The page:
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Jesuit Parishes Act on Pope Francis’ Environmental Message

Climate Action

By Fran Dubrowski NC'70

As Director of Honoring the Future, a climate education project, I rejoiced at the attention Pope Francis brought to climate change during his historic 2015 visit to the United States. We felt confident the power of his presence and poetry of his words in his environmental encyclical, Laudato Si': On the Care of Our Common Home, would spark much-needed action on climate change. So we welcomed the opportunity recently to join with the Maryland and USA Northeast Jesuit Provinces to explore how Jesuit parishes had responded to the Pope's invitation to enter into dialog about care of our common home.

Eleven parishes along the East Coast from Maine to North Carolina shared with us initiatives they had undertaken to implement Pope Francis' environmental message.  We, in turn, compiled the churches' ideas in an online report for ready sharing with other faith-based communities.

All of the churches viewed Pope Francis' 2015 encyclical as a call to action. They shared tangible examples of how they had integrated the Pope's environmental message into ministry to provide inspiration and a starting point for other faith communities.

Their ideas attest to their resourcefulness. Beside homilies and prayers, churches used lectures, bulletins, websites, social media, discussion groups, book clubs, and workshops to educate parishioners. Topics included eco-spirituality, environmental justice, energy efficiency, and carbon footprint reduction.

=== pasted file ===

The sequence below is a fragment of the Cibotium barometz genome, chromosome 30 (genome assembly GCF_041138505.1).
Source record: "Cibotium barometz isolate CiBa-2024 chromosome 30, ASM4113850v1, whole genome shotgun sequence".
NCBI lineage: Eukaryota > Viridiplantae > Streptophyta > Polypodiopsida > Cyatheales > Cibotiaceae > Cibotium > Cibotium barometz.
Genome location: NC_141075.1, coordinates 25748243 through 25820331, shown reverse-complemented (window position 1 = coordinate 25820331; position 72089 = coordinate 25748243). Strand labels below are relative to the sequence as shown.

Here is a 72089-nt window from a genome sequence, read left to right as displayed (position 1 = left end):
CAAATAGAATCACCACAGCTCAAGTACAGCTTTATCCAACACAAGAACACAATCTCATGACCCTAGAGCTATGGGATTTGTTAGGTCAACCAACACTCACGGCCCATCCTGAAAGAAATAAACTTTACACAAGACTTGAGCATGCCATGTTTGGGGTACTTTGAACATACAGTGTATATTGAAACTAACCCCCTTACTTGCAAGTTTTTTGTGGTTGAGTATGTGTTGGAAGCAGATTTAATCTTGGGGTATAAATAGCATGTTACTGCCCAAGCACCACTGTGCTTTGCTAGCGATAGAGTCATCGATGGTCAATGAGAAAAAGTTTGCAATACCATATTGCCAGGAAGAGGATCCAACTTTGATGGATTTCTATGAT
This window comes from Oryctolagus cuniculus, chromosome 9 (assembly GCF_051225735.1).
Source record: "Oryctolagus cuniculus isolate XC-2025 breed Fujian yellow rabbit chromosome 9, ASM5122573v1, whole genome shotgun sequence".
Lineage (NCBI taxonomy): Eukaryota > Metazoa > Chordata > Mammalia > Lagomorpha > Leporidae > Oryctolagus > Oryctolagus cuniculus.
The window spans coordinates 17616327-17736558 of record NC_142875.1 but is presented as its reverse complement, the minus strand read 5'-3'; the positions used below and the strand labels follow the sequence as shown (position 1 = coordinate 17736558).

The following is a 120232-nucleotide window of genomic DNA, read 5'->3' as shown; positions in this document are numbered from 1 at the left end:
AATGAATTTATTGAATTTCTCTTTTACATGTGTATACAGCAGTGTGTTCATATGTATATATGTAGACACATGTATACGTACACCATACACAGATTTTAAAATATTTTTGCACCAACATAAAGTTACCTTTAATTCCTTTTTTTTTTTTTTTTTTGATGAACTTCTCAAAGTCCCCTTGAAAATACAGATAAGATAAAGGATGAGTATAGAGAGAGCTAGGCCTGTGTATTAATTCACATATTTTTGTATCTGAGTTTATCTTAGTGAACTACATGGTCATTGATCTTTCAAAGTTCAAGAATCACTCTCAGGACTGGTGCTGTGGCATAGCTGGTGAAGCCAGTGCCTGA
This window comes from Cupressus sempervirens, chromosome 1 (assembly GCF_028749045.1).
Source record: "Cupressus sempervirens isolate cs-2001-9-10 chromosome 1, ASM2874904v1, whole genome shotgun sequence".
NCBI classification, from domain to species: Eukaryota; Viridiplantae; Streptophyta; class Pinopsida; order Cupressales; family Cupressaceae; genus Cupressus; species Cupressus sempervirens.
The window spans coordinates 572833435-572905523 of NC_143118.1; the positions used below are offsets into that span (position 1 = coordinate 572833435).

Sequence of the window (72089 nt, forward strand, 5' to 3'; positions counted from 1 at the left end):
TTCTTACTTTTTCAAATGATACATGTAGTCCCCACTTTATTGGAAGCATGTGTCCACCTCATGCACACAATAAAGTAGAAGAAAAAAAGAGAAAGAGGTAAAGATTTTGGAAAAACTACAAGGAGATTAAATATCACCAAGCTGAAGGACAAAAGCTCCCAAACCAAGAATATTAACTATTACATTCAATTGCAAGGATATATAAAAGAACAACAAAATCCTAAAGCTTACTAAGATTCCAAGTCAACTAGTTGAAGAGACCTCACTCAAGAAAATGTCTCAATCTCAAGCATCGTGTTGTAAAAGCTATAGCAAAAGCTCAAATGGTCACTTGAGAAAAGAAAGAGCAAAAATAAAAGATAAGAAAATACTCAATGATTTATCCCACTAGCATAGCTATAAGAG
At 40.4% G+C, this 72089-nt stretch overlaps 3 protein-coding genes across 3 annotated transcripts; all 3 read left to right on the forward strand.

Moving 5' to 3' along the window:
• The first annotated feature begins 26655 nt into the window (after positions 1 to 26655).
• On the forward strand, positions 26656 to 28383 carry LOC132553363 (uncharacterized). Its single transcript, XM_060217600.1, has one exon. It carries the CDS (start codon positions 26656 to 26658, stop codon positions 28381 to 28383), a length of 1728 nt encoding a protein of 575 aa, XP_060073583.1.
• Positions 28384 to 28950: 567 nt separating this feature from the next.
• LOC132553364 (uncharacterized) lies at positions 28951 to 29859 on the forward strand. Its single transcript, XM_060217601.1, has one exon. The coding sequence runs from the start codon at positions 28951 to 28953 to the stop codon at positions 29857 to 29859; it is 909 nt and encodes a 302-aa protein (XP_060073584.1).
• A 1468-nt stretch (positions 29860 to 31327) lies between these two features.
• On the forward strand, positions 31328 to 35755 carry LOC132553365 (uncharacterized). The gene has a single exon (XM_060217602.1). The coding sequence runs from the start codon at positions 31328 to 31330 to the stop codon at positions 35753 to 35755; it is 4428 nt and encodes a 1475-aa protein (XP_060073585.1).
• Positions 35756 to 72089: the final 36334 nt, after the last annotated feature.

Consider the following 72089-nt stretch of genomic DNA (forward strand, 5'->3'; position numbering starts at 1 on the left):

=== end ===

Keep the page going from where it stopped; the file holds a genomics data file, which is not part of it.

Arts initiatives abounded. At St. Ignatius, Boston, students wrote commitments to protect the environment on colorful strips of paper; the gathered strips formed a beautiful "earth ball" prominently displayed near the altar. Then-pastor, Fr. Bob VerEecke, SJ, and Assistant Paul Melley composed a song ("Laudato Si', Praise Be"). Holy Trinity in Washington, DC sponsored a film on the impact of climate change and an Honoring the Future panel, Climate SmART: Honoring Our Children's Future Through Faith, Art & Action. The program featured dialog and a reception with artists whose work addresses climate change. In Salem, NH, Sts. Mary and Joseph's banner called attention to a homily series on "acquisitiveness."

Churches greened their own operations with energy efficient renovations, recycling programs, reusable water bottle fountains, and fair trade/sustainable coffee. They reconnected urbanites to nature with gardening programs, including support for a garden, managed by the homeless, to feed 60-70 needy individuals.

Churches also called attention to food waste with a "simple supper," sponsored "No Meat Fridays," cleaned a local stream, and advocated climate action to government leaders.  They collaborated with neighboring parishes, interfaith organizations, and nonprofit organizations. They identified useful online resources and, through their regional province, created a series of 10 online "Reflections" on the encyclical.

Honoring the Future produced the parish survey report in partnership with Kate Tromble, Holy Trinity Pastoral Associate for Social Justice. Edward Quinnan, SJ, and Nicholas Napolitano – Assistants, respectively, for Pastoral and Social Ministries in the Maryland and USA Northeast Jesuit Provinces – convened the group of participating parishes and provided guidance and support in preparing the report.  


A copy of the parish survey report can be found here. More information about Honoring the Future can be obtained here. The Jesuits’ Reflections on the encyclical can be found here.


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